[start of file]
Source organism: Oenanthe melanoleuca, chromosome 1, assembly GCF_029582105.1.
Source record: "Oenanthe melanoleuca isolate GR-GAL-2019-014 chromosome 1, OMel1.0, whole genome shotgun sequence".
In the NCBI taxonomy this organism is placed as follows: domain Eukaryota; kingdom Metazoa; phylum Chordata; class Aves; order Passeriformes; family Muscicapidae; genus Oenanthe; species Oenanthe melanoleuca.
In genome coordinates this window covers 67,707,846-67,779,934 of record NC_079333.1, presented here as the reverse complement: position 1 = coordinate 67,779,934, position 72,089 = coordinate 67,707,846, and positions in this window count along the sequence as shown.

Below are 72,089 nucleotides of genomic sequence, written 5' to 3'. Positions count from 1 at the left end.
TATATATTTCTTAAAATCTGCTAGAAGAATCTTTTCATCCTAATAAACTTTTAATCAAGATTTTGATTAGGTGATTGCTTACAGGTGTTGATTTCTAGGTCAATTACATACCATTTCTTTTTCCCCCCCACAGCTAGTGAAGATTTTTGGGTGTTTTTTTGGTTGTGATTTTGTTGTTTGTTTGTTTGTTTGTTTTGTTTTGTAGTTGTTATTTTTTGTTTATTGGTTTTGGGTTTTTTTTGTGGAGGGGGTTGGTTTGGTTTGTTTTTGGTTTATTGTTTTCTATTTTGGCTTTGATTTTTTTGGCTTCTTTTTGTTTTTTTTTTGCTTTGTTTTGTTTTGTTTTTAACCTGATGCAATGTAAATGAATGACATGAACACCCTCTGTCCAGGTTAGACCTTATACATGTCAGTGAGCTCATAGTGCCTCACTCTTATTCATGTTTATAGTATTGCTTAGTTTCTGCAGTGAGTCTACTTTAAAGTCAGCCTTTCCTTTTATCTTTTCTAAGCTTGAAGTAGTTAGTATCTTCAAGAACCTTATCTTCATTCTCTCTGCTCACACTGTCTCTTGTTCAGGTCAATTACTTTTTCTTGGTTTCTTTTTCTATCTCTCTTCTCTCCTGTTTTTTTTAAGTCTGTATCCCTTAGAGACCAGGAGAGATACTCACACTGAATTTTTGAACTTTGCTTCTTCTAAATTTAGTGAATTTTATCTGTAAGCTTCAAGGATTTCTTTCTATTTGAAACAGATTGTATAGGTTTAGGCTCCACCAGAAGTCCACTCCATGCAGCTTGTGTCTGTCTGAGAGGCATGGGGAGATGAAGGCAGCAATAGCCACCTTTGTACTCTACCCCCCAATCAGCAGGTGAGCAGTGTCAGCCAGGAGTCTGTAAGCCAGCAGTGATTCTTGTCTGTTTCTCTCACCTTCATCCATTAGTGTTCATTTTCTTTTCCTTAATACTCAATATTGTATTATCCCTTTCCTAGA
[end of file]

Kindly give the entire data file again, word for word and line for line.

Source organism: Oenanthe melanoleuca, chromosome 1, assembly GCF_029582105.1.
Source record: "Oenanthe melanoleuca isolate GR-GAL-2019-014 chromosome 1, OMel1.0, whole genome shotgun sequence".
In the NCBI taxonomy this organism is placed as follows: domain Eukaryota; kingdom Metazoa; phylum Chordata; class Aves; order Passeriformes; family Muscicapidae; genus Oenanthe; species Oenanthe melanoleuca.
In genome coordinates this window covers 67,707,846-67,779,934 of record NC_079333.1, presented here as the reverse complement: position 1 = coordinate 67,779,934, position 72,089 = coordinate 67,707,846, and positions in this window count along the sequence as shown.

Below are 72,089 nucleotides of genomic sequence, written 5' to 3'. Positions count from 1 at the left end.
TATATATTTCTTAAAATCTGCTAGAAGAATCTTTTCATCCTAATAAACTTTTAATCAAGATTTTGATTAGGTGATTGCTTACAGGTGTTGATTTCTAGGTCAATTACATACCATTTCTTTTTCCCCCCCACAGCTAGTGAAGATTTTTGGGTGTTTTTTTGGTTGTGATTTTGTTGTTTGTTTGTTTGTTTGTTTTGTTTTGTAGTTGTTATTTTTTGTTTATTGGTTTTGGGTTTTTTTTGTGGAGGGGGTTGGTTTGGTTTGTTTTTGGTTTATTGTTTTCTATTTTGGCTTTGATTTTTTTGGCTTCTTTTTGTTTTTTTTTTGCTTTGTTTTGTTTTGTTTTTAACCTGATGCAATGTAAATGAATGACATGAACACCCTCTGTCCAGGTTAGACCTTATACATGTCAGTGAGCTCATAGTGCCTCACTCTTATTCATGTTTATAGTATTGCTTAGTTTCTGCAGTGAGTCTACTTTAAAGTCAGCCTTTCCTTTTATCTTTTCTAAGCTTGAAGTAGTTAGTATCTTCAAGAACCTTATCTTCATTCTCTCTGCTCACACTGTCTCTTGTTCAGGTCAATTACTTTTTCTTGGTTTCTTTTTCTATCTCTCTTCTCTCCTGTTTTTTTTAAGTCTGTATCCCTTAGAGACCAGGAGAGATACTCACACTGAATTTTTGAACTTTGCTTCTTCTAAATTTAGTGAATTTTATCTGTAAGCTTCAAGGATTTCTTTCTATTTGAAACAGATTGTATAGGTTTAGGCTCCACCAGAAGTCCACTCCATGCAGCTTGTGTCTGTCTGAGAGGCATGGGGAGATGAAGGCAGCAATAGCCACCTTTGTACTCTACCCCCCAATCAGCAGGTGAGCAGTGTCAGCCAGGAGTCTGTAAGCCAGCAGTGATTCTTGTCTGTTTCTCTCACCTTCATCCATTAGTGTTCATTTTCTTTTCCTTAATACTCAATATTGTATTATCCCTTTCCTAGA